Today I had the chance to interview Olivia Ward, a foreign affairs reporter for the Toronto Star.‚ The interview was absolutely enlightening.
Foreign affairs reporters have to be the coolest journalists out there.‚ They get to travel around the world covering the most newsworthy events.‚ She’s covered everything from this past U.S. election to human rights issues in Africa and Asia.
I talked to her about a whole host of things, but focused mainly on women’s rights.‚ She’s one of the most knowledgeable people I’ve ever spoken to, especially in regards to the the global standing of women.
It was a radio interview so I can’t really provide a transcript but I’ll give you the gist.
She wrote an article earlier this year ranking the 10 worst countries in which a woman can live.‚ On that list is Iraq, a country that before the U.S. invasion had some of the most liberal women’s rights views in the entire Arab world, and one of the highest female literacy rates among Arab countries.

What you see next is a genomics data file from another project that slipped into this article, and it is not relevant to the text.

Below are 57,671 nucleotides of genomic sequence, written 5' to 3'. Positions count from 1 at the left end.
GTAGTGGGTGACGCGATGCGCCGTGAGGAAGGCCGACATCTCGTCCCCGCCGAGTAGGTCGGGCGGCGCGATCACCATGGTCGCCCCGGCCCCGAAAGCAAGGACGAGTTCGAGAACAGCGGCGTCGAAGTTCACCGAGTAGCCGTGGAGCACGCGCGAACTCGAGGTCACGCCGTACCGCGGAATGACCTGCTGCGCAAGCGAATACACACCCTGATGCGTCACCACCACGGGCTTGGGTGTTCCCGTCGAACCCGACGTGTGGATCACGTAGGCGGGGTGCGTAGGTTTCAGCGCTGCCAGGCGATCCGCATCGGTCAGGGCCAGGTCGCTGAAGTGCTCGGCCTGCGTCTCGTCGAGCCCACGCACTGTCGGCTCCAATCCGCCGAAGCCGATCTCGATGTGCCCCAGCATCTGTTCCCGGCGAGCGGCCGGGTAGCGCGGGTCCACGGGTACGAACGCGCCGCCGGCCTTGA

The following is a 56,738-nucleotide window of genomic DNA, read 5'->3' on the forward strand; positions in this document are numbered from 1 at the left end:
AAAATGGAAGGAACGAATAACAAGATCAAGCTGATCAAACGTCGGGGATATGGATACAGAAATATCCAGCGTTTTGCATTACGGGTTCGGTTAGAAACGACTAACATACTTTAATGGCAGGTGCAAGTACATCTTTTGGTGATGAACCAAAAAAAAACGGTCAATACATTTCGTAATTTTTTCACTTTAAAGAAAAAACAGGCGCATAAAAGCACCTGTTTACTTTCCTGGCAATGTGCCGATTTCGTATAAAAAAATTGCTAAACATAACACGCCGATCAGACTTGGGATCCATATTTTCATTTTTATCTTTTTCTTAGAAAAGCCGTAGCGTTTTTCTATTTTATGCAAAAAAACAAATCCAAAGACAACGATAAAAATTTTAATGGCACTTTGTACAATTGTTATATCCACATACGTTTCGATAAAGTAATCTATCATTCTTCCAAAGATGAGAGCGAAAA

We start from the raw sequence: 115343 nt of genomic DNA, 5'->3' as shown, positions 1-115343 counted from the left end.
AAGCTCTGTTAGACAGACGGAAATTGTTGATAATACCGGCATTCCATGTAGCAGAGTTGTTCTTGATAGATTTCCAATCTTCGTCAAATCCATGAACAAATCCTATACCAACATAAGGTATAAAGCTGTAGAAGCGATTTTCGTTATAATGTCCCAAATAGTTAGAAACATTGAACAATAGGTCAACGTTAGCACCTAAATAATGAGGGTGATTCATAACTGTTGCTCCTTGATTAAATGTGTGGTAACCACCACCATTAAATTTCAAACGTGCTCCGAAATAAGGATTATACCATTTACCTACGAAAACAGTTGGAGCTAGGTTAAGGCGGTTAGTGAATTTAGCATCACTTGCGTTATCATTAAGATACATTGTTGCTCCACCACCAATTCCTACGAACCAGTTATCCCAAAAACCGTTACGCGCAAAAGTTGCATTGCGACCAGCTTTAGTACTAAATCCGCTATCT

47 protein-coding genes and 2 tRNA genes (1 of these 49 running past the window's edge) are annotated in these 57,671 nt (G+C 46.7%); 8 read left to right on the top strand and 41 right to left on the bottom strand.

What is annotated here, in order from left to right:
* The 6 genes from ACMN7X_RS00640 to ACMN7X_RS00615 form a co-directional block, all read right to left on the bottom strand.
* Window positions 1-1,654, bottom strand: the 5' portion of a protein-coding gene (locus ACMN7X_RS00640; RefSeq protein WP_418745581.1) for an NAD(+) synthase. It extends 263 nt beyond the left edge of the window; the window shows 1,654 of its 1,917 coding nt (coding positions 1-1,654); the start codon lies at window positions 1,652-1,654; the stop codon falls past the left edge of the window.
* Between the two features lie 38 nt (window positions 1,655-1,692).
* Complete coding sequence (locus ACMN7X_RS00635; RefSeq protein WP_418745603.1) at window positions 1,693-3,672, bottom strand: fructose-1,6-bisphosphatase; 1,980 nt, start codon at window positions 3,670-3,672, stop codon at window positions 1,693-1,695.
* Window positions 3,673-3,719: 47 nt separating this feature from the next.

Now, they have one of the worst.‚ Women are persecuted, raped at schools and some are completely segregated and socially subtracted.
She was talking about the situation there and it was pretty unbelievable.‚ It’s stuff you don’t really read about in the news.‚ It’s hardcore.‚ Stuff I couldn’t even imagine.
She told me about a meeting she had with two Congolese women who told her about some of the terrible things that take place in the Democratic Republic of Congo.
She had to pause, she couldn’t even put it in words.‚ Women are absolutely mangled in that country, some are even used as tactics of war.‚ Opposing forces will take women and sexually violate them as an act of war.
The U.N. recently declared sexual violence as an act of war, but what will come of that remains to be seen.
The bad thing is, the women can’t even report the rapes and violations.‚ They have no authority, no power.‚ They go unnoticed.
I’ve only ever read about things like this.‚ I knew they were happening but to hear them from someone who’s seen the aftermath first hand was a whole other thing.